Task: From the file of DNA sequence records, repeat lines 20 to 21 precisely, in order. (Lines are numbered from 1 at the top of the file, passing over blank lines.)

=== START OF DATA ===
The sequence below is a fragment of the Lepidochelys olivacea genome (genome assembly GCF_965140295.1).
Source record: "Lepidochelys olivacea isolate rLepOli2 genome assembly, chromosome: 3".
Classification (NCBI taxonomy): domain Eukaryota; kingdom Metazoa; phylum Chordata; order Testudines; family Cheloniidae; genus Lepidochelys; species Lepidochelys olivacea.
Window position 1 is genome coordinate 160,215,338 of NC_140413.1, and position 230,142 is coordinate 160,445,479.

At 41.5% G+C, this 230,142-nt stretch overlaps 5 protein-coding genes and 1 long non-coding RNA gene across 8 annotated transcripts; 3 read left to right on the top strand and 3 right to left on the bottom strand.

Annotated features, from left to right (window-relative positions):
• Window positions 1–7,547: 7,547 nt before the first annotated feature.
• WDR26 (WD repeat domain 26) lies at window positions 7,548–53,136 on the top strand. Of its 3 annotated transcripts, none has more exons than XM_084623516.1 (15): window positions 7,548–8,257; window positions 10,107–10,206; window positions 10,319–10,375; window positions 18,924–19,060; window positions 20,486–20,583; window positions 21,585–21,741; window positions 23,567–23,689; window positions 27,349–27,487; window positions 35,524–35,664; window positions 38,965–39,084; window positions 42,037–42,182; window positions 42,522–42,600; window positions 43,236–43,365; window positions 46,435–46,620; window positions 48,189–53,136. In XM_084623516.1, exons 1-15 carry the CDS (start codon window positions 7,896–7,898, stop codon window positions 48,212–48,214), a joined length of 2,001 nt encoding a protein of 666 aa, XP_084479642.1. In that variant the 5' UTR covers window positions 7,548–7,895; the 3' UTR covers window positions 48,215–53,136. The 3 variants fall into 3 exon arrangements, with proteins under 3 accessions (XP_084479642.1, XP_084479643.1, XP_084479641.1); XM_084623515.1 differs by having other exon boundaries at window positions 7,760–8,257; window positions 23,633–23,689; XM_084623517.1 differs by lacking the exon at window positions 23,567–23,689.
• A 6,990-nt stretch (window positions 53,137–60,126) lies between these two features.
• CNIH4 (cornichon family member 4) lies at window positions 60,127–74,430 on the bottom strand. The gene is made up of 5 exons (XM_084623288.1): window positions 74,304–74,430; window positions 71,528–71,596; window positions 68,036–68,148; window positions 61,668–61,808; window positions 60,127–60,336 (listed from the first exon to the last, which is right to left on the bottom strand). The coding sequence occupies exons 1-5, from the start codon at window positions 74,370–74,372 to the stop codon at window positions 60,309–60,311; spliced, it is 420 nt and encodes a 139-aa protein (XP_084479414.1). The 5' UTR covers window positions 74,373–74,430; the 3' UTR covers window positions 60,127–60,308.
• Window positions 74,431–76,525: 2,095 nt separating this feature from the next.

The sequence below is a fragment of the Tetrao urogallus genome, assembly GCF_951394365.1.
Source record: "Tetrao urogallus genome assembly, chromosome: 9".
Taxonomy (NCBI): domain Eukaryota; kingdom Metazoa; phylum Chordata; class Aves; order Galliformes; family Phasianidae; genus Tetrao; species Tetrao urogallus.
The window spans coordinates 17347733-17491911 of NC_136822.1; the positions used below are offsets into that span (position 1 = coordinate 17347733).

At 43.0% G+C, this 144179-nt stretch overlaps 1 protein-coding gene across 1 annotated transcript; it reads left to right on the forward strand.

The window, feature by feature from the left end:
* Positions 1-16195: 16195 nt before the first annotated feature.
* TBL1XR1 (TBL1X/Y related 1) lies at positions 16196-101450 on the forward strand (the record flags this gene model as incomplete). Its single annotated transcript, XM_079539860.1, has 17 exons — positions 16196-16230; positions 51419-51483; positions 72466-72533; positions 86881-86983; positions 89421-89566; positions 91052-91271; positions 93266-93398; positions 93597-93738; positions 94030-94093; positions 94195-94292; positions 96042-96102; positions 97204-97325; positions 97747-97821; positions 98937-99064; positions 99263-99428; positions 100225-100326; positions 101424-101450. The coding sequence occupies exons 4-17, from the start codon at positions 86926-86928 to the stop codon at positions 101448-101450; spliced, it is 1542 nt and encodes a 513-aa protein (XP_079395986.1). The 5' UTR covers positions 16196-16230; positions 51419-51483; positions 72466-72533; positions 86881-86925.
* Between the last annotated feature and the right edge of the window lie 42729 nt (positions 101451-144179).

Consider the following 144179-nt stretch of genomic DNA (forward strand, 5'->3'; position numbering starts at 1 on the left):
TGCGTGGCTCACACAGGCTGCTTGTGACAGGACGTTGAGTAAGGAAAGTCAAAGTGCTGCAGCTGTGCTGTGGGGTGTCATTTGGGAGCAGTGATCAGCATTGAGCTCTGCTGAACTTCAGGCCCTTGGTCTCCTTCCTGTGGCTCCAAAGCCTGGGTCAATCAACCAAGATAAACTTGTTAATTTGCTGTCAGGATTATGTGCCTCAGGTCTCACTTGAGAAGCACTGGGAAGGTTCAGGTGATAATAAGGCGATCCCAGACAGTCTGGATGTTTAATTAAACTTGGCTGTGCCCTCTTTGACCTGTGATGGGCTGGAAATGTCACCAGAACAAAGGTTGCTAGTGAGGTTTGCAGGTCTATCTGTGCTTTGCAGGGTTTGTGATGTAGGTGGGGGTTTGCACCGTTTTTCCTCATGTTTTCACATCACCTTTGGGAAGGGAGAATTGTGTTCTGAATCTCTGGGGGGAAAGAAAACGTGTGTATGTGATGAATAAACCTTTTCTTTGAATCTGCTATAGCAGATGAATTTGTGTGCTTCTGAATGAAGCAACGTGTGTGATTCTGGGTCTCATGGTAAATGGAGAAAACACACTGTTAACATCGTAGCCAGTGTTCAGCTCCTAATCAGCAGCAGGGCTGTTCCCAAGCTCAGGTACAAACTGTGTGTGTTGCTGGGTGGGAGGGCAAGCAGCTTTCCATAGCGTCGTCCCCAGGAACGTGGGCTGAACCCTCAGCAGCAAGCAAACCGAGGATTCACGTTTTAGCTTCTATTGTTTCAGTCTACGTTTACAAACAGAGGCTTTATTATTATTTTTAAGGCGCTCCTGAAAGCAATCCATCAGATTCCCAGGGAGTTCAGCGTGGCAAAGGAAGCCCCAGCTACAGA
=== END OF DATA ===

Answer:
* Between the last annotated feature and the right edge of the window lie 42729 nt (positions 101451-144179).

Consider the following 144179-nt stretch of genomic DNA (forward strand, 5'->3'; position numbering starts at 1 on the left):